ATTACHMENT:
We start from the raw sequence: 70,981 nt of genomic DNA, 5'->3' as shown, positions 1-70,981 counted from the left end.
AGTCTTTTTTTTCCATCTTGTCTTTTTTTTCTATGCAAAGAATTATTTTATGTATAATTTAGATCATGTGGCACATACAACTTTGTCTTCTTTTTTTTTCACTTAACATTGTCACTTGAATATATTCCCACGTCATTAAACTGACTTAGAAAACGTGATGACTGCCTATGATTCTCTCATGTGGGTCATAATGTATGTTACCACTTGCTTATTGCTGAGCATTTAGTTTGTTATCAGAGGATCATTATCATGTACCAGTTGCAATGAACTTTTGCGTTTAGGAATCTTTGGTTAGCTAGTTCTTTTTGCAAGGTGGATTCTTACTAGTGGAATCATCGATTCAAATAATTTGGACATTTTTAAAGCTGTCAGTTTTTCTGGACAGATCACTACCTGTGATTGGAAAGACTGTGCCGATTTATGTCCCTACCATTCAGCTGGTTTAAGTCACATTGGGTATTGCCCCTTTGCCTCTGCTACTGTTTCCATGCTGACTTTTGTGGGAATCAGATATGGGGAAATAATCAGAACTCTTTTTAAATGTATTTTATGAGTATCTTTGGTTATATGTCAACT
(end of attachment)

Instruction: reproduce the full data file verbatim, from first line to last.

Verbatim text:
We start from the raw sequence: 70,981 nt of genomic DNA, 5'->3' as shown, positions 1-70,981 counted from the left end.
AGTCTTTTTTTTCCATCTTGTCTTTTTTTTCTATGCAAAGAATTATTTTATGTATAATTTAGATCATGTGGCACATACAACTTTGTCTTCTTTTTTTTTCACTTAACATTGTCACTTGAATATATTCCCACGTCATTAAACTGACTTAGAAAACGTGATGACTGCCTATGATTCTCTCATGTGGGTCATAATGTATGTTACCACTTGCTTATTGCTGAGCATTTAGTTTGTTATCAGAGGATCATTATCATGTACCAGTTGCAATGAACTTTTGCGTTTAGGAATCTTTGGTTAGCTAGTTCTTTTTGCAAGGTGGATTCTTACTAGTGGAATCATCGATTCAAATAATTTGGACATTTTTAAAGCTGTCAGTTTTTCTGGACAGATCACTACCTGTGATTGGAAAGACTGTGCCGATTTATGTCCCTACCATTCAGCTGGTTTAAGTCACATTGGGTATTGCCCCTTTGCCTCTGCTACTGTTTCCATGCTGACTTTTGTGGGAATCAGATATGGGGAAATAATCAGAACTCTTTTTAAATGTATTTTATGAGTATCTTTGGTTATATGTCAACT